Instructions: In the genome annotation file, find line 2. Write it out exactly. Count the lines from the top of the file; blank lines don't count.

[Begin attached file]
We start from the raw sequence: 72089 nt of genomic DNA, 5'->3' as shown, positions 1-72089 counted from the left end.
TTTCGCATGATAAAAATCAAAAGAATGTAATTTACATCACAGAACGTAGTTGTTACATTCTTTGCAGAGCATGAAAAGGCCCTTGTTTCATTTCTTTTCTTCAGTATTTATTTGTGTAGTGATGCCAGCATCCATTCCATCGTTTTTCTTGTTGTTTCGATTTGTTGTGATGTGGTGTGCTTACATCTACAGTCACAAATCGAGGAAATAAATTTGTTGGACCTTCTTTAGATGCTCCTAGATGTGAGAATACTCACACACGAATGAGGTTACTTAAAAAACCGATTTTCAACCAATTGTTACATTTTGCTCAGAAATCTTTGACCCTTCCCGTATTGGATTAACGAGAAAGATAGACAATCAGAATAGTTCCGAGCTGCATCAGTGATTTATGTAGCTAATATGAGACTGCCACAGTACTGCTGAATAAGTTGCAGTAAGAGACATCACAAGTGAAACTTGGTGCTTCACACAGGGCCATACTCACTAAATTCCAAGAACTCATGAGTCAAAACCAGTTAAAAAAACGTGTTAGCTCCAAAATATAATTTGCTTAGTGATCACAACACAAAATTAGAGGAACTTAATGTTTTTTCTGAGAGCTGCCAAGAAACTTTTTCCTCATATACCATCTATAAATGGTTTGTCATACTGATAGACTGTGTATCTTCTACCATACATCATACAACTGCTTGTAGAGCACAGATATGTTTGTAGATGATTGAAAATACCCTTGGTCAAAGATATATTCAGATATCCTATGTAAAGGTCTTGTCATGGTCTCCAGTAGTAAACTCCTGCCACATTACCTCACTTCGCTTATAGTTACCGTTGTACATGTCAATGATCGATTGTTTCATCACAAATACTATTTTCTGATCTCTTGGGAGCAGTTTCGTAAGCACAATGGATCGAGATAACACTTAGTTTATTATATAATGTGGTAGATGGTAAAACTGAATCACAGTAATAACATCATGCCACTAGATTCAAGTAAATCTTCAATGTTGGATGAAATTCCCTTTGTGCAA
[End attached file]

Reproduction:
TTTCGCATGATAAAAATCAAAAGAATGTAATTTACATCACAGAACGTAGTTGTTACATTCTTTGCAGAGCATGAAAAGGCCCTTGTTTCATTTCTTTTCTTCAGTATTTATTTGTGTAGTGATGCCAGCATCCATTCCATCGTTTTTCTTGTTGTTTCGATTTGTTGTGATGTGGTGTGCTTACATCTACAGTCACAAATCGAGGAAATAAATTTGTTGGACCTTCTTTAGATGCTCCTAGATGTGAGAATACTCACACACGAATGAGGTTACTTAAAAAACCGATTTTCAACCAATTGTTACATTTTGCTCAGAAATCTTTGACCCTTCCCGTATTGGATTAACGAGAAAGATAGACAATCAGAATAGTTCCGAGCTGCATCAGTGATTTATGTAGCTAATATGAGACTGCCACAGTACTGCTGAATAAGTTGCAGTAAGAGACATCACAAGTGAAACTTGGTGCTTCACACAGGGCCATACTCACTAAATTCCAAGAACTCATGAGTCAAAACCAGTTAAAAAAACGTGTTAGCTCCAAAATATAATTTGCTTAGTGATCACAACACAAAATTAGAGGAACTTAATGTTTTTTCTGAGAGCTGCCAAGAAACTTTTTCCTCATATACCATCTATAAATGGTTTGTCATACTGATAGACTGTGTATCTTCTACCATACATCATACAACTGCTTGTAGAGCACAGATATGTTTGTAGATGATTGAAAATACCCTTGGTCAAAGATATATTCAGATATCCTATGTAAAGGTCTTGTCATGGTCTCCAGTAGTAAACTCCTGCCACATTACCTCACTTCGCTTATAGTTACCGTTGTACATGTCAATGATCGATTGTTTCATCACAAATACTATTTTCTGATCTCTTGGGAGCAGTTTCGTAAGCACAATGGATCGAGATAACACTTAGTTTATTATATAATGTGGTAGATGGTAAAACTGAATCACAGTAATAACATCATGCCACTAGATTCAAGTAAATCTTCAATGTTGGATGAAATTCCCTTTGTGCAA